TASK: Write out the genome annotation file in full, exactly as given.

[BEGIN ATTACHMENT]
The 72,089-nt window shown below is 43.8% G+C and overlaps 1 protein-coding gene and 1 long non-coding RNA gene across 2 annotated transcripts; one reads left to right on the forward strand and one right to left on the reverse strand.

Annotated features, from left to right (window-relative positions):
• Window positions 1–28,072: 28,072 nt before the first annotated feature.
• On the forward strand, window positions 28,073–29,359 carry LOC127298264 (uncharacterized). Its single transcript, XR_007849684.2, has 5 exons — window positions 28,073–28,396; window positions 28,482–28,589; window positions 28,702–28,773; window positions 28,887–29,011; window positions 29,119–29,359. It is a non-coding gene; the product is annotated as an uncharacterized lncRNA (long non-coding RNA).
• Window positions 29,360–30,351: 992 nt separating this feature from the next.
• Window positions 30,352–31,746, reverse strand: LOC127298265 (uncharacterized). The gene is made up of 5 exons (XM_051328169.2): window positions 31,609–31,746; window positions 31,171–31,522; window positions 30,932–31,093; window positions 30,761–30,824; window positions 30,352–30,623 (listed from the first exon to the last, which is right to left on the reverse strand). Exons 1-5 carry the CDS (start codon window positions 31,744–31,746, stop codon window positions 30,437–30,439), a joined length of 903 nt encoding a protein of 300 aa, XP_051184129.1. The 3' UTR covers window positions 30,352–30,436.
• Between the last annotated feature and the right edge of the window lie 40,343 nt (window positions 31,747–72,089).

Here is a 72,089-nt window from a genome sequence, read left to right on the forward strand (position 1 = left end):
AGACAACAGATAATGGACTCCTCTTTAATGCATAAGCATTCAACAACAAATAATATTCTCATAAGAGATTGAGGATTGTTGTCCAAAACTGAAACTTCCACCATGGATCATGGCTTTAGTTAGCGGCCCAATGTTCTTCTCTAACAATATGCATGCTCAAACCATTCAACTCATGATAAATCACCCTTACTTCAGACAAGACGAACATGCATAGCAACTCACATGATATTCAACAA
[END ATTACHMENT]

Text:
The 72,089-nt window shown below is 43.8% G+C and overlaps 1 protein-coding gene and 1 long non-coding RNA gene across 2 annotated transcripts; one reads left to right on the forward strand and one right to left on the reverse strand.

Annotated features, from left to right (window-relative positions):
• Window positions 1–28,072: 28,072 nt before the first annotated feature.
• On the forward strand, window positions 28,073–29,359 carry LOC127298264 (uncharacterized). Its single transcript, XR_007849684.2, has 5 exons — window positions 28,073–28,396; window positions 28,482–28,589; window positions 28,702–28,773; window positions 28,887–29,011; window positions 29,119–29,359. It is a non-coding gene; the product is annotated as an uncharacterized lncRNA (long non-coding RNA).
• Window positions 29,360–30,351: 992 nt separating this feature from the next.
• Window positions 30,352–31,746, reverse strand: LOC127298265 (uncharacterized). The gene is made up of 5 exons (XM_051328169.2): window positions 31,609–31,746; window positions 31,171–31,522; window positions 30,932–31,093; window positions 30,761–30,824; window positions 30,352–30,623 (listed from the first exon to the last, which is right to left on the reverse strand). Exons 1-5 carry the CDS (start codon window positions 31,744–31,746, stop codon window positions 30,437–30,439), a joined length of 903 nt encoding a protein of 300 aa, XP_051184129.1. The 3' UTR covers window positions 30,352–30,436.
• Between the last annotated feature and the right edge of the window lie 40,343 nt (window positions 31,747–72,089).

Here is a 72,089-nt window from a genome sequence, read left to right on the forward strand (position 1 = left end):
AGACAACAGATAATGGACTCCTCTTTAATGCATAAGCATTCAACAACAAATAATATTCTCATAAGAGATTGAGGATTGTTGTCCAAAACTGAAACTTCCACCATGGATCATGGCTTTAGTTAGCGGCCCAATGTTCTTCTCTAACAATATGCATGCTCAAACCATTCAACTCATGATAAATCACCCTTACTTCAGACAAGACGAACATGCATAGCAACTCACATGATATTCAACAA